Will La Rambla in Barcelona ever be the same again?

by Lorraine Williamson
La Rambla

It is an afternoon in August, just before five o’clock, and a human statue, shrouded in gold, displays the most peaceful, tranquil image on the famed Rambla. Just as it was before the fateful August 17, 2017.

The terrible attack, five years ago on Wednesday, seems far away and forgotten.  At around 4.50pm local time, a white van knocked over pedestrians on La Rambla in Barcelona. The van zigzagged from Plaça de Catalunya for about 530 metres across the pedestrian area of La Rambla. It was the deadliest attack in Spain since the Madrid attacks of 11 March 2004 . 

Today, La Rambla shows hardly any traces of the carnage that left 16 dead, dozens wounded and countless passers-by in shock. Many shops have a new face, or have their shutters closed displaying worn-out posters looking for tenants. The pandemic has left its mark here too. They are not comparable, far from it, but we have experienced two tragedies in the last five years,’ says an employee of the local lottery office, remembering the Covid pandemic and the damage it caused to commercial life, much worse for her than the terrorist massacre. She has worked there for fifteen years: ‘I have seen La Rambla change, adapt to what happened. But now it seems like nothing happened’.  

Unnoticed memento  

On the other hand, few symbols recall the attack on 17 August 2017, also known as 17-A. Years ago, the city council placed a discreet memorial, with the express intention of not provoking reactions and changing La Rambla. Most tourists do not notice the sober and discreet plaque with an inscription – ‘May peace cover you, O city of peace’- in several languages.  

Few make the connection between the area and 17-A. Of the thousands of tourists who pass through daily, few stop for a guided tour. Moreover, Miró’s mural, the Liceu, and La Boqueria market attract more attention and raise more questions than the attacks.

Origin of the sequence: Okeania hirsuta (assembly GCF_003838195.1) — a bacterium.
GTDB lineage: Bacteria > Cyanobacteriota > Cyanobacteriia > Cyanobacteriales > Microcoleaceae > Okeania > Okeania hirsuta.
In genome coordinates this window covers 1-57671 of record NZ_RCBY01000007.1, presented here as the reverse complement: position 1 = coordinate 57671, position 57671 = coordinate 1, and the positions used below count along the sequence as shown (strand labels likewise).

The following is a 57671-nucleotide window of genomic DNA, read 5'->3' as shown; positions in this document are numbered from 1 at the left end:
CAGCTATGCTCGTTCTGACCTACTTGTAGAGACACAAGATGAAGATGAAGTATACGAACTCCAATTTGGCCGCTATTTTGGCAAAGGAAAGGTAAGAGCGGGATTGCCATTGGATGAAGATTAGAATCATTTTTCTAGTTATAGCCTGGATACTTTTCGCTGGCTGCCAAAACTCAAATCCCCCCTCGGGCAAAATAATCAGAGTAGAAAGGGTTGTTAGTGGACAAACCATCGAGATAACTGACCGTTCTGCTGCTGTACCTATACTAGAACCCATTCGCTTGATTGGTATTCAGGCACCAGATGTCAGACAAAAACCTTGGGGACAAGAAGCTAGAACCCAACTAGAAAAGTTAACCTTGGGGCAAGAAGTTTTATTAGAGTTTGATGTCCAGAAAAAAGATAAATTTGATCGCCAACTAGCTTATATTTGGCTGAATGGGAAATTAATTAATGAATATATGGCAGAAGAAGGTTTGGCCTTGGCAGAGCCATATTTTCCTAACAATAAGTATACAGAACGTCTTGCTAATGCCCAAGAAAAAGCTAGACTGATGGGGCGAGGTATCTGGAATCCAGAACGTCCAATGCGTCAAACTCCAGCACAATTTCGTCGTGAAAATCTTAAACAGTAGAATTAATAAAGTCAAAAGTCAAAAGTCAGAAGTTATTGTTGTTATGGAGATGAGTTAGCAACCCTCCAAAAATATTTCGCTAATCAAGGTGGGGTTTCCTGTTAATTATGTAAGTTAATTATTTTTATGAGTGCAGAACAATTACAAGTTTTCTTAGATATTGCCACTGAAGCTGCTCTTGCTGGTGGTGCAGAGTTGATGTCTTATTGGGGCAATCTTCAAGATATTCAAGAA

Cogesa Expats

Music and wreath laying during the homage ceremony  

On Wednesday, Barcelona will soberly commemorate the attack of five years ago and pay tribute to the victims. Victims, family members and high-ranking government representatives will take part in the event. The event will be presented by the writer Fàtima Saheb and will be graced by a youth symphony orchestra playing two pieces of music. The tribute will end with a minute’s silence and a wreath-laying ceremony, while the traditional Catalan song Cant dels Ocells will be performed live.  

Bollards and policemen  

In addition, the residents are still waiting for the long-awaited renovation of the road, a historical demand dating back more than ten years. The work, for which the municipality gave approval in May 2016, is expected to begin in September, but only on a small section. In total, the work will take at least seven years. Far too long for one of the most visited streets, the image of Barcelona and the connecting point between the sea and the city, which is crucial for the next America’s Cup, says the association Amics de la Rambla 

Apart from the invisible memorial, bollards shielding pedestrian crossings and preventing a vehicle from slipping through and repeating a massive hit-and-run are the only major change after 17-A. Whether that is sufficient, residents and business owners doubt.

And while the tourists enjoy the summer and the sun again, a meat seller in the Boqueria says in a crackling voice: ‘Do you really think La Rambla has been restored? No, it is not the same and it will never be the same’. 

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